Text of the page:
Opening My Career Path Through Courage
After being introduced to Buddhism, Mayur Gupta decided to challenge himself to achieve something remarkable in his marketing career.
My wife, Savera, introduced me to the Soka Gakkai in 2006. She had such a strong sense of purpose that it made me realize how much my life lacked focus. I had received a Master’s degree, landed a good job in India and eventually moved to the United States through that job. Even though I was doing well at work, I did not have big dreams or a mission in life. My daily life was comfortable, which led to a fear of branching out and trying new things.
I joined the Soka Gakkai and actively participated in activities. I also began studying President Daisaku Ikeda’s writings. I saw President Ikeda as someone who had shown undeniable proof of the effectiveness of this Buddhist practice, and inspired by that, I wanted to show undeniable proof as well. He gave me the courage to fight for the unimaginable.
I did not have big dreams or a mission in life. My daily life was comfortable, which led to a fear of branching out and trying new things.
A few years ago, I began chanting to experience and show undeniable actual proof of my practice while making great contributions to the world. An unimaginable goal came to mind: To become one of the leading chief executives in the country. I felt this goal would be the perfect GPS for my life. It would allow me to prove that when you put Buddhist values into practice, you accomplish the unthinkable in every aspect of your life.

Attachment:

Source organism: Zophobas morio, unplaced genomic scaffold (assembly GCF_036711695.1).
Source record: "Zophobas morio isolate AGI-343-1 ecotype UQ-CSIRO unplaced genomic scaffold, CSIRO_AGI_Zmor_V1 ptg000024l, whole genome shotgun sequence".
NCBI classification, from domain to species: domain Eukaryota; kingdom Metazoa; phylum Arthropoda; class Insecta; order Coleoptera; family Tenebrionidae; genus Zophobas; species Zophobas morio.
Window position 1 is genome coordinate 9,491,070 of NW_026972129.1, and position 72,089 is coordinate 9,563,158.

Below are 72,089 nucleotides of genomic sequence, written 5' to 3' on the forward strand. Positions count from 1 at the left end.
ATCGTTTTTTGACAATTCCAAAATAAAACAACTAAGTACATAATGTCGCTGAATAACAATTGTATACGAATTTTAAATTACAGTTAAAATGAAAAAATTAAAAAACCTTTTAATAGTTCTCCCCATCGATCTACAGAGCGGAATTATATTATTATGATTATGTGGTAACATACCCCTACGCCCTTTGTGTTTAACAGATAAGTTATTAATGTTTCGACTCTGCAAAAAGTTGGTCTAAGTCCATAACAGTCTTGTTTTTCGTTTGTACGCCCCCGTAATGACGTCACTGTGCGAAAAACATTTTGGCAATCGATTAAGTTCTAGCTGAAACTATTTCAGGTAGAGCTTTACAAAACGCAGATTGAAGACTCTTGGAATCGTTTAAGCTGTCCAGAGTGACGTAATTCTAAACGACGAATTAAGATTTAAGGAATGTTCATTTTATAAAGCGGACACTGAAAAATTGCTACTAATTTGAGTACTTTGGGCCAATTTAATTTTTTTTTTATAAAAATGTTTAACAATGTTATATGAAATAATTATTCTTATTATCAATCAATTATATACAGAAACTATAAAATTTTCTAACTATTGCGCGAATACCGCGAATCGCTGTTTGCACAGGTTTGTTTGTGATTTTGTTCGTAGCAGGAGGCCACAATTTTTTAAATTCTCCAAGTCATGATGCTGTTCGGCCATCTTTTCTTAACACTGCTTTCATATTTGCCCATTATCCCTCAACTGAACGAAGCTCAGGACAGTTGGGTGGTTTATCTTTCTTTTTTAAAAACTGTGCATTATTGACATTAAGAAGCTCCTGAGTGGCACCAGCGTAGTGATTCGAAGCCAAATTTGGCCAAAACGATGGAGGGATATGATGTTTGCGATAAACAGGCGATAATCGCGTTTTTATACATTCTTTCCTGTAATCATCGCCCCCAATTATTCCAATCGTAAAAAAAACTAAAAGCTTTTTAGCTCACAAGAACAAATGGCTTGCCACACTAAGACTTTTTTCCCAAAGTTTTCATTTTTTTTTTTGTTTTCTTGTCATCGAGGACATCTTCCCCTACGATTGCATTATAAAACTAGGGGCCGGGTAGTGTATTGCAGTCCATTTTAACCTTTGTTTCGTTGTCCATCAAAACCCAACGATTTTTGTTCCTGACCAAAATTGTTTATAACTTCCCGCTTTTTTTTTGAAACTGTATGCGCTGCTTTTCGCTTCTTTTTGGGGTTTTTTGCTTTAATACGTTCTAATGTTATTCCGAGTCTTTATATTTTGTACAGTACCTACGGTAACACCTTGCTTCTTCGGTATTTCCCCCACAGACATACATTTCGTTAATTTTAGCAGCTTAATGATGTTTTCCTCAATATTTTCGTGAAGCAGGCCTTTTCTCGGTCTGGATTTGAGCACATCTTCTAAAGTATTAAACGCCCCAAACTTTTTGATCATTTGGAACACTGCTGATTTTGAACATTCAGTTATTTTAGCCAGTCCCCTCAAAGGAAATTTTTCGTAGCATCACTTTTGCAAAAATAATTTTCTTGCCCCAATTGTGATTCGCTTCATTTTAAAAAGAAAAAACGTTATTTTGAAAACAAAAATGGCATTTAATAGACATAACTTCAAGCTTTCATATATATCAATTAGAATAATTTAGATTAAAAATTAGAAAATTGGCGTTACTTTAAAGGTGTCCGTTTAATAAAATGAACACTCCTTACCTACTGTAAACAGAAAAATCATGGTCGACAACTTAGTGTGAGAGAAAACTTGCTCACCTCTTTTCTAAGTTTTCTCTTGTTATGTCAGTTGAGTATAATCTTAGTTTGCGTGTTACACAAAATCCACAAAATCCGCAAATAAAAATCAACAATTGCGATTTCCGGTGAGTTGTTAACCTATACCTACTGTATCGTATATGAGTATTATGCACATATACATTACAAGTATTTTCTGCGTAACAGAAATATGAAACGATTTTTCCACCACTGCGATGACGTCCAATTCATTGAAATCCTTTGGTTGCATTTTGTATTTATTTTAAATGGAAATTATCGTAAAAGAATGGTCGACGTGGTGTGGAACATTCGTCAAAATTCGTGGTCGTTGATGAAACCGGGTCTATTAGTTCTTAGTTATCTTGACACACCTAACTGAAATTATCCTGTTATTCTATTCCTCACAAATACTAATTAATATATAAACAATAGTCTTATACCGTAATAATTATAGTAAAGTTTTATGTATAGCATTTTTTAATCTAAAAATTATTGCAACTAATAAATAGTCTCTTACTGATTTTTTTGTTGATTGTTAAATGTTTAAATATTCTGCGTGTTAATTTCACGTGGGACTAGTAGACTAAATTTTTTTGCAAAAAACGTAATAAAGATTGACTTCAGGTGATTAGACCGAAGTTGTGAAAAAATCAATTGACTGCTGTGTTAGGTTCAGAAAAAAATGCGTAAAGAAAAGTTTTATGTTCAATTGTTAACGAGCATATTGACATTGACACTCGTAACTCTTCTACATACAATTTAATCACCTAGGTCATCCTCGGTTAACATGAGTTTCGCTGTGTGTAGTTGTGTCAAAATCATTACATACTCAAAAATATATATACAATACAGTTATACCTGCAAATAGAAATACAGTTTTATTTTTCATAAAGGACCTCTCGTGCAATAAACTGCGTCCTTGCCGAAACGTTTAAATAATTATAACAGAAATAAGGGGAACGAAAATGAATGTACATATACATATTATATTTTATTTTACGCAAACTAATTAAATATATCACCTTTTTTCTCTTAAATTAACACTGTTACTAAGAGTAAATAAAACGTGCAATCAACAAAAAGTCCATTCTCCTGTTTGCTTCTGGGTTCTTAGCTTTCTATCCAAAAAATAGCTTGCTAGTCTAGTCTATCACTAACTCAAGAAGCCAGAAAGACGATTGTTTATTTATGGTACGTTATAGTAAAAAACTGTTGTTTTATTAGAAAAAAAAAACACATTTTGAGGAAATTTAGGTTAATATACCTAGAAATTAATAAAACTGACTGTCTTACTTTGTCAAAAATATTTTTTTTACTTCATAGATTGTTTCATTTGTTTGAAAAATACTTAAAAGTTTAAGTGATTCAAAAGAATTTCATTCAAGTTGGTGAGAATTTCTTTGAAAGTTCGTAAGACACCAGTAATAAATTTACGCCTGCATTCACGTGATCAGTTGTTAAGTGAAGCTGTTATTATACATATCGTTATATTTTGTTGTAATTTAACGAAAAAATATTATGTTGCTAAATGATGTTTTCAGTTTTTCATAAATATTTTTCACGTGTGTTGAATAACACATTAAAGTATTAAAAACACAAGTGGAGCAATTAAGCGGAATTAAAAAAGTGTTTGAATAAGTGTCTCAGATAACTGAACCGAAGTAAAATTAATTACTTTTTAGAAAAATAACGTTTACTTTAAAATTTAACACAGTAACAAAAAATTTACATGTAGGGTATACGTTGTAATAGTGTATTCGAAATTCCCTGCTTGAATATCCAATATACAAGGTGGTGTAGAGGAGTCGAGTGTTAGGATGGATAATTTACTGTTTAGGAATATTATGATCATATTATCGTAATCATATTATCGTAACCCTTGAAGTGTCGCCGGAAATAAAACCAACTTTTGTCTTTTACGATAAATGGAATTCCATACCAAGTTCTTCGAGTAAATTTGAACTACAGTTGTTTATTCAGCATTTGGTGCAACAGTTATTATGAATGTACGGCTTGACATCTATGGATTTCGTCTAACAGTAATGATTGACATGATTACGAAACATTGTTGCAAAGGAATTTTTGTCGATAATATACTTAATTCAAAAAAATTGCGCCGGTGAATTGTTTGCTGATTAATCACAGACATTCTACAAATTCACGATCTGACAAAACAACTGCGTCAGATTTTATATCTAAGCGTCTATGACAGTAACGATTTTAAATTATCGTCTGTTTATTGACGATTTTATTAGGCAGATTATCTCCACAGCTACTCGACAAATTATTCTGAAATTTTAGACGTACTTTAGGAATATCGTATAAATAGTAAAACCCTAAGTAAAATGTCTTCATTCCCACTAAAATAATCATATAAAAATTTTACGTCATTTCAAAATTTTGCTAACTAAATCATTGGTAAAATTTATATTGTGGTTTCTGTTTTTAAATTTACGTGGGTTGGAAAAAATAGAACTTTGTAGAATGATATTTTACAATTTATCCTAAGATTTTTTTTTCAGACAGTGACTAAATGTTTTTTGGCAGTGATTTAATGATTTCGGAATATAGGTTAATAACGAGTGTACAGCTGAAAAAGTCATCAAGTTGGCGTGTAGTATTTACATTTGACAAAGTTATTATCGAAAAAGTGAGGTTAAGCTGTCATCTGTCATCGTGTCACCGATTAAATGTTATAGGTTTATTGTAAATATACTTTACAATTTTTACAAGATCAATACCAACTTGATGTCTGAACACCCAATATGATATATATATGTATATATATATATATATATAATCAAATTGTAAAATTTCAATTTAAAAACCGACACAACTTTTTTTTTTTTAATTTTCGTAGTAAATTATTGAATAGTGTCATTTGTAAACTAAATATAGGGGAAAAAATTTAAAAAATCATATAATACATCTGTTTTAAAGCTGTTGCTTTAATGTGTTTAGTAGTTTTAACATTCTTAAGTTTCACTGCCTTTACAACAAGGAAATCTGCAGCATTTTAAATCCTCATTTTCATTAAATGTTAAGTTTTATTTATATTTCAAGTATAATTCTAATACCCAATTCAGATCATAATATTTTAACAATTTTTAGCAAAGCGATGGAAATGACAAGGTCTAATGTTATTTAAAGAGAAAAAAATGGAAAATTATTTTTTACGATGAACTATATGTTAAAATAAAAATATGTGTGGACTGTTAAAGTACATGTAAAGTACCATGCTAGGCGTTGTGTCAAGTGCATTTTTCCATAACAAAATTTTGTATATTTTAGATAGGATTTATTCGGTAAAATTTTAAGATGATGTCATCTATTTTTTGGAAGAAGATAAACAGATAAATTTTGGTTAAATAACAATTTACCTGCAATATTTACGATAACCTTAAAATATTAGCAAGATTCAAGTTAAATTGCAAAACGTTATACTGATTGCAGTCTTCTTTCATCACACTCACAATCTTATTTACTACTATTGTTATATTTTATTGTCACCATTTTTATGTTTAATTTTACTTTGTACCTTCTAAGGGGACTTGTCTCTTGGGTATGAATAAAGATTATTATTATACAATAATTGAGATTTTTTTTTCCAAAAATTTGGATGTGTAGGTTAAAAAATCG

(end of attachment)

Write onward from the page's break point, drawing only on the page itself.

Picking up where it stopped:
In 2019, I was hired as a chief marketing officer (CMO) of a food tech and delivery company, which took us from Chicago to New York City. This was followed by a series of other victories. I was appointed as an independent board member for the largest news publication company in the country, and our daughters got into their dream school. Then, to my astonishment, I was named one of Forbes magazine’s 50 game-changing marketing leaders in 2019.
The year 2020 was a rollercoaster professionally. Despite being one of the top performing executives on the management team, I felt the company’s values were diverting from mine. At the beginning of that year, I was mentally tired and emotionally drained. Then, the COVID-19 pandemic struck. I harbored doubts about my own potential and was gripped with fear of losing my job.
On April 24, I was asked to part ways with the company. I knew deep inside that I had won by staying true to my beliefs and values despite the looming uncertainty for me and my family. When my wife and I shared the news with our daughters, who were 10 and 6, we all hugged each other with joy, laughter and a strong determination to transform poison into medicine. We chanted as a family to kick off what was going to be the hardest professional battle of my career.
The more I chanted, the more I felt appreciation and a fierce conviction that I would win no matter what. I cannot tell you how many times in a given day I would swing from one side to the other.